Relations between parent–child affect and synchrony and cognitive outcome at 5 years of age

STEVEN J. KIRSH, KEITH A. CRNIC, MARK T. GREENBERG

Research output: Contribution to journalArticle

18 Scopus citations

Abstract

This investigation involved the longitudinal assessment of 30 preterm and 39 full‐term infants from 2 to 5 years of age. Measures of cognitive outcome at 2 and 5 years of age and mother‐child dyadic synchrony and affect during free‐play interaction were obtained at 5 years of age. Correlational and regression analyses indicated that 5‐year cognitive outcome was predicted by 2‐year cognitive status, mother education, and 5‐year dyadic interaction. In addition, 5‐year maternal positive affect contributed independently to children's cognitive status at age 5, above and beyond the contributions of early cognitive status and maternal education. Also, affect and synchrony interacted in predicting lower cognitive abilities. Findings are discussed in relation to the importance of maternal affect and synchronous interactions in transactional explanations of development during early childhood.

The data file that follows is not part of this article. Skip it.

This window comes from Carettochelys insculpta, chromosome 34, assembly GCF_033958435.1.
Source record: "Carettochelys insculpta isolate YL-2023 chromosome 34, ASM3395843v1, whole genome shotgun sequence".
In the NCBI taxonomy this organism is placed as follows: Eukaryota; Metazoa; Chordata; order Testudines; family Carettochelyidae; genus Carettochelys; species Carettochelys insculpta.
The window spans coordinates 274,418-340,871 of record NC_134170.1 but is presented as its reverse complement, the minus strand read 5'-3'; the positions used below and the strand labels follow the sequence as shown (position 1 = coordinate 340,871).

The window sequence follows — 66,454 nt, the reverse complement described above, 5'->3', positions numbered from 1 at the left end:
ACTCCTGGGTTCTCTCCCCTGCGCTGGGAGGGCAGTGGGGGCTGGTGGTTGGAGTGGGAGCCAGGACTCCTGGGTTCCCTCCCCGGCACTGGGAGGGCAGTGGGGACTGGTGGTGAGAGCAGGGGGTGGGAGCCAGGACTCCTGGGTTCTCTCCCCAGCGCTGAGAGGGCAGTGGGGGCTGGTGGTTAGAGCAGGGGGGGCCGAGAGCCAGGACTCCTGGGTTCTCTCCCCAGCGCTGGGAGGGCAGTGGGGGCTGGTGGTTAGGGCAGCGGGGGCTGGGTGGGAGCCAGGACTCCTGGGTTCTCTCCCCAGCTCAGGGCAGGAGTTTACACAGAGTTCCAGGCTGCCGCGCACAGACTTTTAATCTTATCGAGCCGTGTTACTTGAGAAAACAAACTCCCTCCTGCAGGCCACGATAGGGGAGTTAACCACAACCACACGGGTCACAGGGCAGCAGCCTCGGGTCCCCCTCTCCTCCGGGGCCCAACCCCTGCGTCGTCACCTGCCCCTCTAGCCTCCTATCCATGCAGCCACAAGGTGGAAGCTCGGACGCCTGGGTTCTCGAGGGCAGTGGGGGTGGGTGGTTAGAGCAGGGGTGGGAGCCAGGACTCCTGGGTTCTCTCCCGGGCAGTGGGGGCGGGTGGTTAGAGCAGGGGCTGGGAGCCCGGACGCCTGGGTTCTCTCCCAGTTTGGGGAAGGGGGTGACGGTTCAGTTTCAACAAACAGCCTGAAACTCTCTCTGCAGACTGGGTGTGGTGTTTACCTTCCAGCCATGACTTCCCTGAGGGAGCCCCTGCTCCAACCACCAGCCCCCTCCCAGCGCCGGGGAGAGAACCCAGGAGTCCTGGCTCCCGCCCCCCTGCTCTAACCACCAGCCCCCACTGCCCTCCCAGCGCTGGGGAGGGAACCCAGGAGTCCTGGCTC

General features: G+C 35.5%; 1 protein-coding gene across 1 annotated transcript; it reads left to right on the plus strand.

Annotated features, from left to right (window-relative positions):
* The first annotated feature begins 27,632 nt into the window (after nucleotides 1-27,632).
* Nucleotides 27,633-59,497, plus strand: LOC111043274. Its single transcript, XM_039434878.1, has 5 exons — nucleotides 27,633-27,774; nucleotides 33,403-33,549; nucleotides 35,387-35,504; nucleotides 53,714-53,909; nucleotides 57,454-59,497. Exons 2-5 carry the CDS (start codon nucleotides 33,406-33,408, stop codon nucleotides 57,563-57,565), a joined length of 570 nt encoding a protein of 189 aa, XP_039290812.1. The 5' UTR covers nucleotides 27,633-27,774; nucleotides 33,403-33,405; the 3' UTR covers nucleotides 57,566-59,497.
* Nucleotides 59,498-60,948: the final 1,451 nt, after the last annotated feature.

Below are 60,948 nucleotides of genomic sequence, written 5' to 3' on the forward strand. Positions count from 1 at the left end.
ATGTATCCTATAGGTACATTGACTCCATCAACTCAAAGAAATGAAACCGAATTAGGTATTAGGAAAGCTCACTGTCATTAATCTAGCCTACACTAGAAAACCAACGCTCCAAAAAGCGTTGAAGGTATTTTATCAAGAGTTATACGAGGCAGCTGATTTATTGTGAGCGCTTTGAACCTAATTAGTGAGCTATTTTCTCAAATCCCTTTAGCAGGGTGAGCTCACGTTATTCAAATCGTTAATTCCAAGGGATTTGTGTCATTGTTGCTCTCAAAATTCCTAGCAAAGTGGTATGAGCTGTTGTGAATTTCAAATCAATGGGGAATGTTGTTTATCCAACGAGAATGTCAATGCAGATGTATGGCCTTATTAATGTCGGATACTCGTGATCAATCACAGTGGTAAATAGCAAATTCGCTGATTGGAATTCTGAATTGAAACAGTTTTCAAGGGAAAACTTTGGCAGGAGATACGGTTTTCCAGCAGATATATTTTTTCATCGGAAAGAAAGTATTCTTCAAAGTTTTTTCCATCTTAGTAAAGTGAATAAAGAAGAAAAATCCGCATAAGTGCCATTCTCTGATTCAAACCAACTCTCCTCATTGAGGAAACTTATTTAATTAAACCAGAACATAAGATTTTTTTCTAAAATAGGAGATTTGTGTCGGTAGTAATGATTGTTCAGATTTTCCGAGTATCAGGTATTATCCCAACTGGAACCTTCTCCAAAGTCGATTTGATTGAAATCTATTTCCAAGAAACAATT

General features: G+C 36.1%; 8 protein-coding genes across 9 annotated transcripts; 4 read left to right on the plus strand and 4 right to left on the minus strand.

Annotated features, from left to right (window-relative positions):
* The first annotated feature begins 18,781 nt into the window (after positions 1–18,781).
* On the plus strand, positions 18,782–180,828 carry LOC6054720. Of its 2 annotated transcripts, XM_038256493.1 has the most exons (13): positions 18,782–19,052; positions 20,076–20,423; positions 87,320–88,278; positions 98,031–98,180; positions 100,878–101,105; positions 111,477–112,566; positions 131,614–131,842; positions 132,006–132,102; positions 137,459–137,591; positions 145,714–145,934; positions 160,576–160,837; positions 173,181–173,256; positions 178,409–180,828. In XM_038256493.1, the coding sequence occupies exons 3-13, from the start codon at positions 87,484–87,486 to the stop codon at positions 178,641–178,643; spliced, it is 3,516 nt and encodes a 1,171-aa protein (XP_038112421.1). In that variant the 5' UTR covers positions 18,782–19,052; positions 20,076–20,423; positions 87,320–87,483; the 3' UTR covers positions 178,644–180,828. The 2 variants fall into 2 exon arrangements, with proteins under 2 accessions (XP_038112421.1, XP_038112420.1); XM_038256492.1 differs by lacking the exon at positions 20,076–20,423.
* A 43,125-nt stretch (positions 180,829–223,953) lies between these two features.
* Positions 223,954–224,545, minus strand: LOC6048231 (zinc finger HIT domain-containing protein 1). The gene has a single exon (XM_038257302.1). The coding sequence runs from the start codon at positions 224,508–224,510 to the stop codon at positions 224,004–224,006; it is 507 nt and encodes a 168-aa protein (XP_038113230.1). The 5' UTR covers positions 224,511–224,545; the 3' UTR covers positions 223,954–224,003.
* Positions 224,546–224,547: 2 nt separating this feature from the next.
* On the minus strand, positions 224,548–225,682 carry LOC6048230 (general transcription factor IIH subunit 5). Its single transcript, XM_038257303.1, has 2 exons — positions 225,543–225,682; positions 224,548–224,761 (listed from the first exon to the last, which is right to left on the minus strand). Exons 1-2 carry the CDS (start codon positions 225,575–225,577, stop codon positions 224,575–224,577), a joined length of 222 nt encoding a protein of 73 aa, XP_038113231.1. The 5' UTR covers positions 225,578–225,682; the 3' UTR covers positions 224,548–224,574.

Original languageEnglish (US)
Pages (from-to)187-198
Number of pages12
JournalPersonal Relationships
Volume2
Issue number3
DOIs
StatePublished - Sep 1995

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ASJC Scopus subject areas

  • Social Psychology
  • Anthropology
  • Developmental and Educational Psychology
  • Life-span and Life-course Studies

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